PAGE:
Processing the world's Salesforce metadata isn't easy!
Kevin Boyle on November 13th 2015
Gearset works differently to any other deployment or release management solution for Salesforce. Other tools, like the Force.com Migration Tool (ANT), use the Salesforce Metadata API to get the metadata as text files, but have no understanding of the actual metadata within those files.
Gearset processes the files downloaded from the Metadata API to have a semantic understanding of the metadata, including the relationships between objects. This allows us to do things like detect missing dependencies, detect API version mismatches on APEX, deal with differences in history tracking (blog), and deal with quirks in Salesforce deployments that require understanding of your org metadata to work around (blog).
Any deployment service that doesn’t have a rich understanding of the metadata will always encounter these bugs and at best will only ever be thin automation around the Salesforce Metadata APIs.
No free lunch
As Gearset is a fundamentally new approach to solving the challenges of Salesforce deployments, it poses new challenges for our engineering team. One of these issues is the level of computation power required to process the Salesforce metadata. Another is that as we gain more and more users, the service is getting exposed to all sorts of new metadata . We’ve also seen some complex orgs with lots of profiles that tripped up our analysis engine and required much more compute than any of our initial testing had dealt with. Just like Salesforce, we are a multi-tenant system so new users with these complex orgs caused service degradation for our other users.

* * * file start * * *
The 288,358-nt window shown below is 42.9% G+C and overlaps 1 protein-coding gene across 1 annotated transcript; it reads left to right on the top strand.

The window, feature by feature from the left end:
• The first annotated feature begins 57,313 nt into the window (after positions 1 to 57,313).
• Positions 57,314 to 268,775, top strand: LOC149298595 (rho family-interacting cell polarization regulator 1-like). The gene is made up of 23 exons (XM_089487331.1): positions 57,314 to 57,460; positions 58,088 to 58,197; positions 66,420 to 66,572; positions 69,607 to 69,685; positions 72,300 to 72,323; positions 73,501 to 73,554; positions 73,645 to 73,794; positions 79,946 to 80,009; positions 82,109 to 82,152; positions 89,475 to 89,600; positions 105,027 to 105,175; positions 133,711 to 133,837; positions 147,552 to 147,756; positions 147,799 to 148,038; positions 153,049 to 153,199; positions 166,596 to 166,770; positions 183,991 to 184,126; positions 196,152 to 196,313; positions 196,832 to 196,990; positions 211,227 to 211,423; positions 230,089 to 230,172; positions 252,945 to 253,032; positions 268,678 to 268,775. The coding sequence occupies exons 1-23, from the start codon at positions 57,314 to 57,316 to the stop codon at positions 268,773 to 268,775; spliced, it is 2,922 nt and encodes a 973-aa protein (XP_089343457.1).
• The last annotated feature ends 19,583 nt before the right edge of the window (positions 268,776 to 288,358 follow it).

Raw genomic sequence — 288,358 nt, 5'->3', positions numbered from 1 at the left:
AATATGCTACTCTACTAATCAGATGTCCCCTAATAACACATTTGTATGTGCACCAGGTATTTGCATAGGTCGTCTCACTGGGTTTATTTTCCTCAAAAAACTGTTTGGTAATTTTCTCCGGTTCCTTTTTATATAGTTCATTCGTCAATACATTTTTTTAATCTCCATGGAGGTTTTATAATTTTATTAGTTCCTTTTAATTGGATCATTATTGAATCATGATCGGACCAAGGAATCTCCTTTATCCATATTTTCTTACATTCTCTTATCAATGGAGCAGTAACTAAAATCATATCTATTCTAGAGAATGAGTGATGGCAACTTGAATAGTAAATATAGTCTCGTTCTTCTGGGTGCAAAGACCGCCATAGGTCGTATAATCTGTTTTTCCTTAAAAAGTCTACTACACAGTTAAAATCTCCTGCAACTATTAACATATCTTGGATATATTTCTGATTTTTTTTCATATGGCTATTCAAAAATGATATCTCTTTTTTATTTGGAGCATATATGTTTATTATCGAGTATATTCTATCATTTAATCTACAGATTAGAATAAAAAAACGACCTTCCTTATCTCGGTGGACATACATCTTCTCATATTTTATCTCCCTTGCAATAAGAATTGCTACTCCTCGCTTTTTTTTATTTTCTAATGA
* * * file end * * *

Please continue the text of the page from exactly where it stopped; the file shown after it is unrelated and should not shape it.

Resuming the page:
We recently suffered two outages totalling seven hours. This is the first noticeable outage we have had since we launched in June so we paused all development work to address the underlying cause. Teams rely on Gearset to do their jobs and helping them succeed on the Salesforce platform is our number one priority.
We have taken two steps to ensure we can handle the current workload for the service, and leave lots of room to grow.
- We have over-provisioned our compute requirements, even at peak load, by about 250%. This means that if new users sign up with orgs that have a level of complexity we haven’t seen before then we still have enough compute capacity to deal with their requests.
- We have analysed our services under load and addressed many of the issues that were causing the spikes in processing power in the first place. The following screenshots are from our analysis software that show we have reduced the processing power required by about 75%.
We shipped these changes earlier this week and have been monitoring the service under load to see how it has performed. We haven’t seen any issues and the performance improvements have allowed us lots of room to grow to add all the features that we are cooking from our roadmap.
To get started with Gearset and try the only Salesforce deployment solution that has true understanding of your org, click here.